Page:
Y’all, it’s the first week of April, and do you know what that means? No, I’m not talking about MLB opening week (though that’s important in its own right!). Rather, it’s time for North Carolina Beer Month! Yes, ladies and gentleman, an entire month devoted to beer in North Carolina, which I’ve partnered with Visit North Carolina for.

This is a special post for me because I actually grew up in North Carolina, in a small town called Graham, which at the time, didn’t even have a population of 10,000 people. Graham’s biggest claim to fame (speaking of MLB opening day) is probably Tom Zachary, who had an illustrious 19-year MLB baseball career, but is most famous for giving up Babe Ruth’s record-setting 60th home run in 1927.

But while baseball was most certainly a thing in my hometown and home state, beer most certainly was not. Our county in fact was a dry county, and our household was even more dry. In fact, as long as my parents were alive, not even a drop of beer crossed the threshold of our house.

But oh how things have changed, both for me, and the state of North Carolina, which is now the leading craft beer state in the entire south.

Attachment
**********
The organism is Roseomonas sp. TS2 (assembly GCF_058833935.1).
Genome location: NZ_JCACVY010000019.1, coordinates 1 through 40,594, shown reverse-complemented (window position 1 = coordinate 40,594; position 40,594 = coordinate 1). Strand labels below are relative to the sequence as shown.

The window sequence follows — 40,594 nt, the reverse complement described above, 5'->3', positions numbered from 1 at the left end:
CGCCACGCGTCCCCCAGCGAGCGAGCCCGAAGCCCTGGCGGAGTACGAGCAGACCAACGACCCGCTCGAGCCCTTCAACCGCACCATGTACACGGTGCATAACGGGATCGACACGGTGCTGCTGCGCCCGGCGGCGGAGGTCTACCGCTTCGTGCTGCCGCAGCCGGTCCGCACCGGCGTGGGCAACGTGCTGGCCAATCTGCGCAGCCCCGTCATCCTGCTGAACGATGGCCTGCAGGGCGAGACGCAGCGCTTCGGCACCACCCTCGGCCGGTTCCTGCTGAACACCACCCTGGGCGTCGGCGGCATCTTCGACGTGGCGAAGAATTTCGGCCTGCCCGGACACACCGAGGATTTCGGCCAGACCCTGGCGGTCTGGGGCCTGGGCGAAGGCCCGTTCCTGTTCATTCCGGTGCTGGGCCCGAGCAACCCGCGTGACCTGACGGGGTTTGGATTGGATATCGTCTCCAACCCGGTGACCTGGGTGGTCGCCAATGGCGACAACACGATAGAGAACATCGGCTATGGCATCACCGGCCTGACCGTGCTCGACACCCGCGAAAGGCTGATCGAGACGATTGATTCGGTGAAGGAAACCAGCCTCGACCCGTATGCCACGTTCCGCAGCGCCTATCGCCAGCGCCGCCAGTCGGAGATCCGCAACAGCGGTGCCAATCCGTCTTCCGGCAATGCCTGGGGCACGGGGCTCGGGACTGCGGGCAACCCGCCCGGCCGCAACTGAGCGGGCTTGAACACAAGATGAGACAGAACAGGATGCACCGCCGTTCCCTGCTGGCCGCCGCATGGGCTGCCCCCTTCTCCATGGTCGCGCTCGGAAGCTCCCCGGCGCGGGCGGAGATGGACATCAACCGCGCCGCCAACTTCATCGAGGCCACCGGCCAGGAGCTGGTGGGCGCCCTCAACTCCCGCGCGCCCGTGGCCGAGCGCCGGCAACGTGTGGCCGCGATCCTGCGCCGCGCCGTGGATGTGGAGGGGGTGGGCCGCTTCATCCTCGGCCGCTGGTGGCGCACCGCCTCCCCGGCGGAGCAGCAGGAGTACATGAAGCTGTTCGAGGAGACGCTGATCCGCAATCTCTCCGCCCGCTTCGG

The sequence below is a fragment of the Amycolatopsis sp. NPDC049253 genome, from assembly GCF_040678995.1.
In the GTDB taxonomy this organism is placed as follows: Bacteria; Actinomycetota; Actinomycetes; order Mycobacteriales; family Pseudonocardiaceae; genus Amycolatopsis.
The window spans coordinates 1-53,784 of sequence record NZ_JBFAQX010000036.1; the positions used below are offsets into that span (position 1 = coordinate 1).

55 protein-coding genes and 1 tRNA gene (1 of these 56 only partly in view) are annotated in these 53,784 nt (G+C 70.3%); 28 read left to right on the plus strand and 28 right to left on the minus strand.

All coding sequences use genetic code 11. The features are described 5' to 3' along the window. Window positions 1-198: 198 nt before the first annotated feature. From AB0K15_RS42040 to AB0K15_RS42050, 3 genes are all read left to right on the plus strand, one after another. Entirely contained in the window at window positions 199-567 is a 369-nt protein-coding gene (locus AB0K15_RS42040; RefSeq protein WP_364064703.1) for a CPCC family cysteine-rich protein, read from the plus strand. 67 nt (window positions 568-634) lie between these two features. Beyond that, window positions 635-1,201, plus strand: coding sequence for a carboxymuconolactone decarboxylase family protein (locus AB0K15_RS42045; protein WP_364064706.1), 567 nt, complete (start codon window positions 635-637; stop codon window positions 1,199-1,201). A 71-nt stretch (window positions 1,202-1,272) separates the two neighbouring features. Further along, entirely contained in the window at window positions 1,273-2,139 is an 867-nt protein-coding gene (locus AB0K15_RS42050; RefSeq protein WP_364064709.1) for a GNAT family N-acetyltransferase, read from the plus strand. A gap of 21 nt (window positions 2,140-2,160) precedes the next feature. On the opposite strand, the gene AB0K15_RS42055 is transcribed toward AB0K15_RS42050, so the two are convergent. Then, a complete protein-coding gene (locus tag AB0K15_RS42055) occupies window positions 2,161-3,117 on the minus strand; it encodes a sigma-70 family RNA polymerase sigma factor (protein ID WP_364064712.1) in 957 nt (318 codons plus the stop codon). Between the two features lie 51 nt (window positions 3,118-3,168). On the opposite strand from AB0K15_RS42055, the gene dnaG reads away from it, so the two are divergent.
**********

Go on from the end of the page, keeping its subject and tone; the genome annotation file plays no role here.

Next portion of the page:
Photo from Haywood Tourism Development Authority.

Photo from Haywood Tourism Development Authority.

Think about this for a moment: In 2005, what should have been my last year in college (at Western Carolina University, and ironically the first year I tried a craft beer, one you’ve perhaps heard of, Fat Tire, by New Belgium), North Carolina passed legislation that would allow the production of beer above 6% (and up to 15%) ABV. It was stated that this could create 300 new jobs across the state. However, in the decade since, if you add up all of the beer-related jobs, the total number of newly created beer jobs nears 10,000. 10,000 new jobs!

That following year, in 2006, I moved to Asheville, which I would go as far as to say has long been one of the most underrated beer cities in America. I started noticing places that called themselves breweries, like French Broad Brewing Company, but which weren’t affiliated with the likes of Miller and Budweiser. I’d spend many of my weekend evenings at the “Brew & View,” Asheville Pizza and Brewing Company, which was even a smaller brewery, dubbed a “microbrewery,” which had been brewing its own beers for almost a decade.

Crank Arm Brewery in Raleigh North Carolina

Crank Arm Brewery in Raleigh North Carolina

The rest is really history. Around that time, there were about 20-25 breweries in North Carolina. Yet now there are more than 150 breweries in North Carolina! The growth has come to my own home county of Alamance, which just opened its first brewery last year, Haw River Farmhouse Ales, just across from where I’d play basketball as a kid in Saxapahaw (the term, “Blink and you’ll miss it,” had to have originated here).

So with more than 150 craft breweries and status as the beer state of the south, why wouldn’t North Carolina have a beer month? North Carolina, as it turns out, is more than college basketball, barbecue, and NASCAR.